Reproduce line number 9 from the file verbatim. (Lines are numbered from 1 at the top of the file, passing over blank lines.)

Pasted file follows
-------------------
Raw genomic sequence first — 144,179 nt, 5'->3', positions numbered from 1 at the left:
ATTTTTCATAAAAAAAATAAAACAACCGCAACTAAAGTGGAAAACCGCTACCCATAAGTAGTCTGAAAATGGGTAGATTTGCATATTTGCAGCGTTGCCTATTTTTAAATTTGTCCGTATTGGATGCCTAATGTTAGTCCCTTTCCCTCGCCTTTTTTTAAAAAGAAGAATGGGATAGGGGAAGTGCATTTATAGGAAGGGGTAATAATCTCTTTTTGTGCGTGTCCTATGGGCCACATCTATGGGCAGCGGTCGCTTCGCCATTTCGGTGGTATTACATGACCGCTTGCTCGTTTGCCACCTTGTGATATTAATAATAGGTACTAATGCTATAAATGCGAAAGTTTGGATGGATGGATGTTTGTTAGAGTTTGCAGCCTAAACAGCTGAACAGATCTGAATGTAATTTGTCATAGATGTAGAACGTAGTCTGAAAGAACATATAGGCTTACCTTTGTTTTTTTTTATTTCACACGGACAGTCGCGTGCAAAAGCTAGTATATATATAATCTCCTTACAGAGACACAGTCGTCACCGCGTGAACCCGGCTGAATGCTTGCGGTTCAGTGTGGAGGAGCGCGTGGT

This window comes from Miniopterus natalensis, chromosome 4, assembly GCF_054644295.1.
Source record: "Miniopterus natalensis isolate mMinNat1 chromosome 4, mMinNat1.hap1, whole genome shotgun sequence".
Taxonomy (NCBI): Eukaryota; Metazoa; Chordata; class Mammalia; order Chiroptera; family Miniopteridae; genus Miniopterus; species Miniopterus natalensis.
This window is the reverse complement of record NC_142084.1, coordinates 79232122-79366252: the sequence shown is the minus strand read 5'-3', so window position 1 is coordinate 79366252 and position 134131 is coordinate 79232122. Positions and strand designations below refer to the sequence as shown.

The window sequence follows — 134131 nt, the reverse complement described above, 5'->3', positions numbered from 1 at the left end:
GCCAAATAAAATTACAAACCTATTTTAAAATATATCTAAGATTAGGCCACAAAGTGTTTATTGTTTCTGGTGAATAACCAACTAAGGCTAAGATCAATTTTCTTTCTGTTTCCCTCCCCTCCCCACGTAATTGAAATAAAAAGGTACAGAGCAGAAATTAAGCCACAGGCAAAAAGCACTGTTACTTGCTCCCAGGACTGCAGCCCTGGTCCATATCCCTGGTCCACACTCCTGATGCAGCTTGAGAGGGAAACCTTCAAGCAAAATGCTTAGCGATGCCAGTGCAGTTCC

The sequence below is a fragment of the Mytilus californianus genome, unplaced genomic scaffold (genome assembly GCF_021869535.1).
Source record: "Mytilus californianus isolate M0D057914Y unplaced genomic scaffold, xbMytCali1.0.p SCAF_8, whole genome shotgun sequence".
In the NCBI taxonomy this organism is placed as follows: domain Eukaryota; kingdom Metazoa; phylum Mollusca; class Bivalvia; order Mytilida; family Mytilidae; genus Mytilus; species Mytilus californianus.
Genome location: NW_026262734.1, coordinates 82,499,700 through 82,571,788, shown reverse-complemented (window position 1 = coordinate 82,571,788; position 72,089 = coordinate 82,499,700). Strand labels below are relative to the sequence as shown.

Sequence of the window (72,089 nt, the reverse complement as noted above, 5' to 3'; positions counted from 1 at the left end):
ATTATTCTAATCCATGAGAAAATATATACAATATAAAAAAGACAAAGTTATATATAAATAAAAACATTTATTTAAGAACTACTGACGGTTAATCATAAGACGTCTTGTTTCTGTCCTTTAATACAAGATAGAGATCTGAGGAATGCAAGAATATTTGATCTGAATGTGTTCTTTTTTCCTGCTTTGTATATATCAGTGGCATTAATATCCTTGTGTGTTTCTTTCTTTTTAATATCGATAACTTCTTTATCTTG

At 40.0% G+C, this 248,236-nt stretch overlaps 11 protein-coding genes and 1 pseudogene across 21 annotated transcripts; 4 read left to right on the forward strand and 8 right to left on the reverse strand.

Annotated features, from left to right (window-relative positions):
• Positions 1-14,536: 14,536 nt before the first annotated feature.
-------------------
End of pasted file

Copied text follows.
The sequence below is a fragment of the Mytilus californianus genome, unplaced genomic scaffold (genome assembly GCF_021869535.1).